Saturday, July 17, 2010


Over the next month, this blog will look very carefully at some of the new policies developed as part of the Economic Renewal Programme (ERP) launched by the Welsh Assembly Government (WAG) last week.

Hopefully, it will help to start a debate on whether this is the right approach to turn around the Welsh economy and to drag us from the bottom of the UK’s prosperity league table.

I will start by examining the decision to abolish International Business Wales (IBW), the Assembly’s overseas investment arm that was responsible for attracting business into Wales as well as promoting Welsh business abroad.

Some will say that this decision to close down the last remnant of the old Welsh Development Agency was justified by the outcomes of last October’s review of IBW by Glenn Massey, the former inward investment specialist. However, if you bother reading the Massey report in detail, it actually has little evidence to suggest that the division was doing badly.

If we examine IBW’s record on new jobs being brought into Wales in 2009 as compared to 2005, then the numbers are approximately the same, and equates to 6.2 per cent of the UK figure, which is higher than the proportion Wales would be expected to bring in as a region. More importantly, it did this job with roughly a third less of the resources than it had five years ago

Does this look like failure?

Actually, IBW has done exactly what would be expected of it under such conditions, namely deliver the same results with a vastly reduced budget. Whilst it was suggested that “IBW has left Wales at the bottom of the 12 UK regions when it comes to safeguarding jobs”, the report stated that made the point that “IBW has no direct responsibility for reinvestment by foreign owned companies in Wales.

Indeed, if you read Massey’s comments very carefully, it shows that the primary reason for issues such as the lack of branding, a silo approach across the Department of Economy and Transport (DE&T) and the focus on RSA as a tool for inward investment, were not due to operational issues within IBW itself but were failures in strategy that are decided at the highest levels of government.

To put it simply, it would seem that a lack of strategic direction at the top, rather than IBW, was essentially the reason as to why there was little care and attention given to the reinvestment needs of over 500 foreign owned companies in Wales, a situation that may have cost tens of thousands of jobs in Wales during the recession.

In fact, the potent mix of myopia and entropy that exists at the highest levels of the civil service is perfectly exemplified by this decision to scrap IBW and its functions.

Let’s take for example, its role in inward investment. Whether you agree with grants to large foreign companies (and I don’t), the real question is whether there is a role for an agency such as IBW to act as marketers for the Welsh economy, and to sell everything that is good about this nation to potential investors?

Consider this one recent change in the business environment that seems to have passed WAG officials by.

The new Westminster Government is gearing up the UK to be the most attractive place for inward investors with a reduction in corporation tax to 24 per cent over the next four years, the lowest level in Europe with the exception of Ireland.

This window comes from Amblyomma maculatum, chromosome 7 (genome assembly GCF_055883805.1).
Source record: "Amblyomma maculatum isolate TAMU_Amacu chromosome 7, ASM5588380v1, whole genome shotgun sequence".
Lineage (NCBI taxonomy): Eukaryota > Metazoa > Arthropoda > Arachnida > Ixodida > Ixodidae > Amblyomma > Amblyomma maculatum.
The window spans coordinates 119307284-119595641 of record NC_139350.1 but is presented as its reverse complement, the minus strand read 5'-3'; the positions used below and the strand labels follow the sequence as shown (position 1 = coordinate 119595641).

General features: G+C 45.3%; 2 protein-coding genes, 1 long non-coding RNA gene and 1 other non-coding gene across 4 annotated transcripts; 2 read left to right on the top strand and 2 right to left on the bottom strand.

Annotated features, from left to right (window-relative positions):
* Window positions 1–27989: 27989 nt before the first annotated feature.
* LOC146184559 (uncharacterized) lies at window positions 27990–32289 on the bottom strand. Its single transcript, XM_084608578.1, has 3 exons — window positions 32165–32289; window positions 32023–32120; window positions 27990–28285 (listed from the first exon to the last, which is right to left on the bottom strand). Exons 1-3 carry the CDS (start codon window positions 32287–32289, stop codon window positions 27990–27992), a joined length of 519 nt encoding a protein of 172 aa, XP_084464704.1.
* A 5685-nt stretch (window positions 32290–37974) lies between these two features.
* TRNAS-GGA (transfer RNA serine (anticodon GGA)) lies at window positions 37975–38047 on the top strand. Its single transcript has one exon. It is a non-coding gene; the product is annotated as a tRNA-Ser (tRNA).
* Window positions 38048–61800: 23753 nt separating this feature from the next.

Not only that, they have done the Welsh economy a massive favour as compared to the English regions by essentially wiping out ‘the opposition’ through their decision to abolish the regional development agencies that have been battling it out with IBW to attract the best companies.

Imagine if you were a business given such a golden opportunity?

With your main competitors closed down and the field wide open, would you have followed their lead and shut down the part of your firm that is marketing your goods to the rest of the World? Of course not - you would have taken full advantage of the situation presented to your business.

Maybe WAG doesn’t think that Wales can sell itself at a global level. If that is the case, what about IBW’s other role, namely the provision of support the internationalisation activities of Welsh businesses?

Does anyone seriously think that Welsh firms do not help with accessing overseas markets when the total value of exports for Welsh business for the last 12 months fell by 16.8 per cent to £8.8 billion. In contrast, Scottish exports rose by 3.5 per cent to £14.8 billion. Given this dismal performance, it is not surprising to find that Wales, with only 1264 exporting firms in 2010, accounts for only 2.7 per cent of the total number of exporters in the UK.

Would you, if you were in charge of the Welsh economy, therefore close down the body responsible for helping Welsh firms to increase their export activity or would you empower them, through your new economic renewal programme, to double that figure over the next decade, and ensure that Wales, at the very least, punches at its weight in terms of international performance?

The more one reads the Economic Renewal programme (and believe me, I have read it several times), the more one begins to wonder how WAG will deal with the 131,000 people currently out of work in Wales, with an employment rate that is lower than any other part of the UK apart from Northern Ireland.

If we don’t encourage entrepreneurship, help small businesses to grow, assist firms to internationalise and attract the best global businesses, then how are we going create jobs and wealth across all parts of our nation?

The business community can only hope someone within WAG has the answer to that conundrum.